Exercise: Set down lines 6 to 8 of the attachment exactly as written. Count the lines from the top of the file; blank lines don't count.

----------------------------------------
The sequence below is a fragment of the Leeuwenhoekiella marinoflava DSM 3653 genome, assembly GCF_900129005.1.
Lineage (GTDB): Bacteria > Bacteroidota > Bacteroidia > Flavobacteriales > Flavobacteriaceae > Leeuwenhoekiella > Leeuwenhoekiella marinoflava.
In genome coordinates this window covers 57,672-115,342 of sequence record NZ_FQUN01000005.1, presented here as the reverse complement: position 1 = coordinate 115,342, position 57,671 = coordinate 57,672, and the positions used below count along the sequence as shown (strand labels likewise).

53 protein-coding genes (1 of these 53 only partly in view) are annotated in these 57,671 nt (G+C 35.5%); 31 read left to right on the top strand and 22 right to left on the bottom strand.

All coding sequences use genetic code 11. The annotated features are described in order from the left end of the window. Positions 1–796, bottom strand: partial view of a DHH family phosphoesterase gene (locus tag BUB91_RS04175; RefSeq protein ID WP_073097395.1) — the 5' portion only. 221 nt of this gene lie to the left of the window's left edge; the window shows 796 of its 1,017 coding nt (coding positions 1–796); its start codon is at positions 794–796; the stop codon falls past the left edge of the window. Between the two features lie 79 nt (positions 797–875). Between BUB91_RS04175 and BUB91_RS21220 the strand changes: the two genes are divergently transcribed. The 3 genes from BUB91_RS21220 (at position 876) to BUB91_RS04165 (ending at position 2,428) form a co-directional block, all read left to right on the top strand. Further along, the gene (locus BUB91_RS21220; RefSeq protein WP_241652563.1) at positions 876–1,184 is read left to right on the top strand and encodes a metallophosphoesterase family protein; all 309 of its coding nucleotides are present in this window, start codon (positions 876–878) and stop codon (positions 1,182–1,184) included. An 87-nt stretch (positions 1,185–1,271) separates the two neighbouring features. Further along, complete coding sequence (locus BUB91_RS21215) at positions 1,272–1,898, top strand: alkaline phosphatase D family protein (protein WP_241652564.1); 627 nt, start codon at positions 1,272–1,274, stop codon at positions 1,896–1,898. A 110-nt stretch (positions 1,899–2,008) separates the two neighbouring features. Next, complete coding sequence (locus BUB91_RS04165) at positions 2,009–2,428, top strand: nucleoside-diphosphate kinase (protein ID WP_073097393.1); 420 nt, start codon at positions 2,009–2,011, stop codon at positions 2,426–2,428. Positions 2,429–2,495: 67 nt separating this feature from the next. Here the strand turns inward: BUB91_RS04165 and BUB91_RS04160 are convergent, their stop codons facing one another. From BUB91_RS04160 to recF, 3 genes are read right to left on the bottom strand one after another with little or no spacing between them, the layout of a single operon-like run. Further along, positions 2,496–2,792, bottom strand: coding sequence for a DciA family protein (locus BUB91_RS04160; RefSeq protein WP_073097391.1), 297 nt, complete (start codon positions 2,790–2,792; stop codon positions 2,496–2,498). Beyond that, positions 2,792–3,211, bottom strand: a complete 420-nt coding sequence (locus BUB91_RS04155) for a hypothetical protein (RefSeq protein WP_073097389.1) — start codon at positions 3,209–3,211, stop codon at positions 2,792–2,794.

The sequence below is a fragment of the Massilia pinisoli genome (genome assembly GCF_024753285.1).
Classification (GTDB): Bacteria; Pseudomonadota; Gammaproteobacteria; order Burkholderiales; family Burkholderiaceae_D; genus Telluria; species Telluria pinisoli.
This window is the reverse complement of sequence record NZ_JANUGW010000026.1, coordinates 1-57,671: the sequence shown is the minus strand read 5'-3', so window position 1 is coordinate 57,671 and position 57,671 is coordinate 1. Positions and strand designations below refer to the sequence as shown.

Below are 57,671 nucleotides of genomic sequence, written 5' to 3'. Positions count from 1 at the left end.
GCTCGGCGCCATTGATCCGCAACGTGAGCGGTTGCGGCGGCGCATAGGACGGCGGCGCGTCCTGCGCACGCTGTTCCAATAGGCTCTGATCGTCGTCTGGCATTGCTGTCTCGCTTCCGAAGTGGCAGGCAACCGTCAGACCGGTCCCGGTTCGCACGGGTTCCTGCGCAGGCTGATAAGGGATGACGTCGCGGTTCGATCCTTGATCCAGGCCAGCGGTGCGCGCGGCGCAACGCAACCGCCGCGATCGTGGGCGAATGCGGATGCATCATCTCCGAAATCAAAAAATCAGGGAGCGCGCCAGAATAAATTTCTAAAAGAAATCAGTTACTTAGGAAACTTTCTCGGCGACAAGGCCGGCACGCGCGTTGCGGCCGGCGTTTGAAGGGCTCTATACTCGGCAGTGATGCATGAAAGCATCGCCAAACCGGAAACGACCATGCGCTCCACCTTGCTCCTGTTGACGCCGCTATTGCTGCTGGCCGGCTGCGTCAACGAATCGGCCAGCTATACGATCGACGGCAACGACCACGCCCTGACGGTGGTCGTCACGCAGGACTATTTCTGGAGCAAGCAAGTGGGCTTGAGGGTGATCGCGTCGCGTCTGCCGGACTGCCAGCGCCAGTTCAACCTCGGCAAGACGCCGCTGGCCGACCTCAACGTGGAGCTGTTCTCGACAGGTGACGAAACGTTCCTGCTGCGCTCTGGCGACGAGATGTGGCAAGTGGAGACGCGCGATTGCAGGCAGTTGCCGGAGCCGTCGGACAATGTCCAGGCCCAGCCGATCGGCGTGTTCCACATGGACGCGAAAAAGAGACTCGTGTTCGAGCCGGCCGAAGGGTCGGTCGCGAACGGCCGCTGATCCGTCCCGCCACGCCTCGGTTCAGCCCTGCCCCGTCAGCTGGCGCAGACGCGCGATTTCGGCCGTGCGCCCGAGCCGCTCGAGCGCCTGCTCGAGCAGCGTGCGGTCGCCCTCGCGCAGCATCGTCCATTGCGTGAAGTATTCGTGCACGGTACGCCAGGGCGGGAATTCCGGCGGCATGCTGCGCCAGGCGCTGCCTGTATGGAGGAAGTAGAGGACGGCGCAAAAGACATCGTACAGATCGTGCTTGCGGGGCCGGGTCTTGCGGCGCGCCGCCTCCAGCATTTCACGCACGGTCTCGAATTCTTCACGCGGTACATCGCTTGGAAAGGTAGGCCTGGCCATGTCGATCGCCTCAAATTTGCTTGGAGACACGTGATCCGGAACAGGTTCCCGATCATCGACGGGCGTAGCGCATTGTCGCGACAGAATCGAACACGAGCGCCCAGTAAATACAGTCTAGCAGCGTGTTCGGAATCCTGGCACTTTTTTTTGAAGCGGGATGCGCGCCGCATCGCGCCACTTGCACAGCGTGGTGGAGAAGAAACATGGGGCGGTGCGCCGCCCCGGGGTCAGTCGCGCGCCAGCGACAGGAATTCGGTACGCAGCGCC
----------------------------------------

The sequence below is a fragment of the Massilia pinisoli genome (genome assembly GCF_024753285.1).
Classification (GTDB): Bacteria; Pseudomonadota; Gammaproteobacteria; order Burkholderiales; family Burkholderiaceae_D; genus Telluria; species Telluria pinisoli.
This window is the reverse complement of sequence record NZ_JANUGW010000026.1, coordinates 1-57,671: the sequence shown is the minus strand read 5'-3', so window position 1 is coordinate 57,671 and position 57,671 is coordinate 1. Positions and strand designations below refer to the sequence as shown.